A member of the Anacardiaceae or cashew family, which also includes mangoes, the pistachio is the pea-sized seed of the small tree Pistacia vera. Its English name, pistachio, is derived from the Persian word for the tree,pistah, which in the conditions provided by Iran (modern-day Persia) - stony, poor soil, high heat, and little or no rainfall - can thrive for centuries, a fact attested to by a number of two-hundred-year-old trees still producing nuts in the Middle East and a seven-hundred-year-old tree still living in Iran.
The pistachio tree grows to a height of about 20 feet. Some trees are male, others female, and both are needed for reproduction, which, in this case, results in pistachio nuts. The male trees produce the pollen, which is carried on the wind to the female trees, on which the nuts, each enclosed in its own reddish green hull, grow in clusters like grapes. One male tree provides enough pollen for six female trees.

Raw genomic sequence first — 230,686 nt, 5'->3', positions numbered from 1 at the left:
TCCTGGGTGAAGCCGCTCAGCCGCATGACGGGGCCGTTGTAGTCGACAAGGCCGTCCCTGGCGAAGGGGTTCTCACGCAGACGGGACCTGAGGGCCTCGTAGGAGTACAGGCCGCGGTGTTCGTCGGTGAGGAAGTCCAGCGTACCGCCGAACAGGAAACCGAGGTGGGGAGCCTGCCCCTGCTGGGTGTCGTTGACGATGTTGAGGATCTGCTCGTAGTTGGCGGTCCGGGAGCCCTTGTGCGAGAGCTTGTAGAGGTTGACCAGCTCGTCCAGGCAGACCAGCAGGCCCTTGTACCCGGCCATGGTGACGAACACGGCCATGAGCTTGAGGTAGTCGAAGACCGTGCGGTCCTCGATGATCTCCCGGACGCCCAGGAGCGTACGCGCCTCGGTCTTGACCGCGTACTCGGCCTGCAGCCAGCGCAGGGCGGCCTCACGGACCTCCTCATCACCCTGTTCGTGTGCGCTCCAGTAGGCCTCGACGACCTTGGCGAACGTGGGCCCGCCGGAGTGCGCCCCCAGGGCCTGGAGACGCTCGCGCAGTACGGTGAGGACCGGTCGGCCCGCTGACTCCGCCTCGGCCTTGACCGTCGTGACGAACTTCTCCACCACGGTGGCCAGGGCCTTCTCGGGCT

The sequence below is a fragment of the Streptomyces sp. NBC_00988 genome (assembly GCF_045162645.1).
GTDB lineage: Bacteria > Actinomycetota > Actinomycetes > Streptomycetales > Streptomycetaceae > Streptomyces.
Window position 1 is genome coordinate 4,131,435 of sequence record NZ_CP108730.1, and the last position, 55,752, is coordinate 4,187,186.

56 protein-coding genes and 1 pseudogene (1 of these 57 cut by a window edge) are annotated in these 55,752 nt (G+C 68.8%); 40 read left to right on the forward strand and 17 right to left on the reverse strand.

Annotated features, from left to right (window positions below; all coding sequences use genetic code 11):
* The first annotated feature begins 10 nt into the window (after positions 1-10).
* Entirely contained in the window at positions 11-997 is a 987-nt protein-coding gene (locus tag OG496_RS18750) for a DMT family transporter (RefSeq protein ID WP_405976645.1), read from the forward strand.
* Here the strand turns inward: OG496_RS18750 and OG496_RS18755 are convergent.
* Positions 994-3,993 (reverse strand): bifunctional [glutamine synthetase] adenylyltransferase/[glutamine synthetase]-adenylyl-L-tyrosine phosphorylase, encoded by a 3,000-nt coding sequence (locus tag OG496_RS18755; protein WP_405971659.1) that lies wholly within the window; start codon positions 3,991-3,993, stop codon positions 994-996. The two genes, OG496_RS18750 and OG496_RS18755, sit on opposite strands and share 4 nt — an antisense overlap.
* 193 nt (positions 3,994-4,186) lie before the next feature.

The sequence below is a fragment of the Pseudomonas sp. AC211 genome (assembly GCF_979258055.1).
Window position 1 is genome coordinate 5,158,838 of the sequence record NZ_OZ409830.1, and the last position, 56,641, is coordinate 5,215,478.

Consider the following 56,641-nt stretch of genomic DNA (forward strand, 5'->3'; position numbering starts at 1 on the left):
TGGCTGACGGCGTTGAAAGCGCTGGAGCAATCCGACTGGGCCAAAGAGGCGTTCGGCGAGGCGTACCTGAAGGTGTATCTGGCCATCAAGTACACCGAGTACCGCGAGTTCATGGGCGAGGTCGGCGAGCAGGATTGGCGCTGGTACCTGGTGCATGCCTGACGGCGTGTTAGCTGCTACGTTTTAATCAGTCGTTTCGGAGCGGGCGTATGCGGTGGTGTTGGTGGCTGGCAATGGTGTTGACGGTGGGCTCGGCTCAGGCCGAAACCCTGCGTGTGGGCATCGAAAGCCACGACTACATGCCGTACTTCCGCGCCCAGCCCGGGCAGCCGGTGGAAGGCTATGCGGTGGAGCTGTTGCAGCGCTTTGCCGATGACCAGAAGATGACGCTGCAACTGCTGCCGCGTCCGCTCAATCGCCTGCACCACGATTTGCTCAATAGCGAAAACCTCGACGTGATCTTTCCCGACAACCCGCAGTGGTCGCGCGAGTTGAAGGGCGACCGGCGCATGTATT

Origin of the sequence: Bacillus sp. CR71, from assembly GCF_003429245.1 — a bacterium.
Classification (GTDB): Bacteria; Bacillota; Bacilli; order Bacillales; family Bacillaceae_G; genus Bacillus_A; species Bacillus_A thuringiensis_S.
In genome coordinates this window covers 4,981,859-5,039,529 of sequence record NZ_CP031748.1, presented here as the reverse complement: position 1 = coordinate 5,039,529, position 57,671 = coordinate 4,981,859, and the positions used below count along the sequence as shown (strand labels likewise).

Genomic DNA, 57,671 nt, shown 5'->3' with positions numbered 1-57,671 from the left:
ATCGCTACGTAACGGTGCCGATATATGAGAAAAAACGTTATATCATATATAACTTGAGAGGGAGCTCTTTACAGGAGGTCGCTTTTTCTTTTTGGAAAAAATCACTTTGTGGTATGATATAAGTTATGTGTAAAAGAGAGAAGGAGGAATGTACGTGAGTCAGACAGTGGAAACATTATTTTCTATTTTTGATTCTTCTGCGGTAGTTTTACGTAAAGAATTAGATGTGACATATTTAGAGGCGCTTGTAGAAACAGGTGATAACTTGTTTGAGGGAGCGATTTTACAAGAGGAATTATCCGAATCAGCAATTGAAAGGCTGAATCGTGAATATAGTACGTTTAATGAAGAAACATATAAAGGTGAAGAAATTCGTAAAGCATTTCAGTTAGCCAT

Pistachio trees mature slowly, do not begin to bear fruit until seven to ten years after planting, and take a full twenty years to reach peak production. Even then, like many other nut trees, the pistachio is alternate-year-bearing - producing a large crop one year and very little or nothing at all the next. The trees develop a brownish green flower in early summer, and the nuts ripen in late summer to early autumn.
Encased in a hard, pale beige shell that splits open partially when the bright green seed is mature, pistachios bless us with a rich nutty flavor underscored with a hint of sweetness. The visually appealing green nuts are quite popular in Mediterranean and Middle Eastern cuisines, where their color and flavor enhance both sweet and savory dishes. The introduction of the pistachio tree to California has resulted in a dramatic increase in their popularity in the United States as well. A favorite nut for eating out of hand, pistachios is also used in a wide variety of confections, baked goods, and desserts, in which their lively green hue adds to their appeal. Pistachios are also pressed for their delicious oil, and their pleasing color is used in green food coloring. The green in the pistachio nut is due to its content of chlorophyll, the pigment that makes plants green.